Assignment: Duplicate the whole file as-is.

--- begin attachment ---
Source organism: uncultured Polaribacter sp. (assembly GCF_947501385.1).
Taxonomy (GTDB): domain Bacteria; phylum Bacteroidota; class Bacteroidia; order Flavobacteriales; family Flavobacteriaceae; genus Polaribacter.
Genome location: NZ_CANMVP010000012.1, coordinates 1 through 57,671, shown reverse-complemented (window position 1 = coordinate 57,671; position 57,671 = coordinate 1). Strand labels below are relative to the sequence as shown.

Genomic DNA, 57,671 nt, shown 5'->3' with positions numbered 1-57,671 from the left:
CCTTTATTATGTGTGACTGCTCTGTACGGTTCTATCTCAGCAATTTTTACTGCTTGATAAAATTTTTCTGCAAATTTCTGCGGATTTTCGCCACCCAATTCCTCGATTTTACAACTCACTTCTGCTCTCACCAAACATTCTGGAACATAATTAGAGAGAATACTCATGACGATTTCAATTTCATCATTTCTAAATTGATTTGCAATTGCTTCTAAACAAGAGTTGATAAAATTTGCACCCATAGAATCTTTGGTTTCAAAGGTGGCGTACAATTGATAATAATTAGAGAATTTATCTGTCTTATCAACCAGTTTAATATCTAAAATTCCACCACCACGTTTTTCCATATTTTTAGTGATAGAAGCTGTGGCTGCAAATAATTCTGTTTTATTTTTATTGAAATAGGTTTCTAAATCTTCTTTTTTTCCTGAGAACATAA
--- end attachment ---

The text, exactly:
Source organism: uncultured Polaribacter sp. (assembly GCF_947501385.1).
Taxonomy (GTDB): domain Bacteria; phylum Bacteroidota; class Bacteroidia; order Flavobacteriales; family Flavobacteriaceae; genus Polaribacter.
Genome location: NZ_CANMVP010000012.1, coordinates 1 through 57,671, shown reverse-complemented (window position 1 = coordinate 57,671; position 57,671 = coordinate 1). Strand labels below are relative to the sequence as shown.

Genomic DNA, 57,671 nt, shown 5'->3' with positions numbered 1-57,671 from the left:
CCTTTATTATGTGTGACTGCTCTGTACGGTTCTATCTCAGCAATTTTTACTGCTTGATAAAATTTTTCTGCAAATTTCTGCGGATTTTCGCCACCCAATTCCTCGATTTTACAACTCACTTCTGCTCTCACCAAACATTCTGGAACATAATTAGAGAGAATACTCATGACGATTTCAATTTCATCATTTCTAAATTGATTTGCAATTGCTTCTAAACAAGAGTTGATAAAATTTGCACCCATAGAATCTTTGGTTTCAAAGGTGGCGTACAATTGATAATAATTAGAGAATTTATCTGTCTTATCAACCAGTTTAATATCTAAAATTCCACCACCACGTTTTTCCATATTTTTAGTGATAGAAGCTGTGGCTGCAAATAATTCTGTTTTATTTTTATTGAAATAGGTTTCTAAATCTTCTTTTTTTCCTGAGAACATAA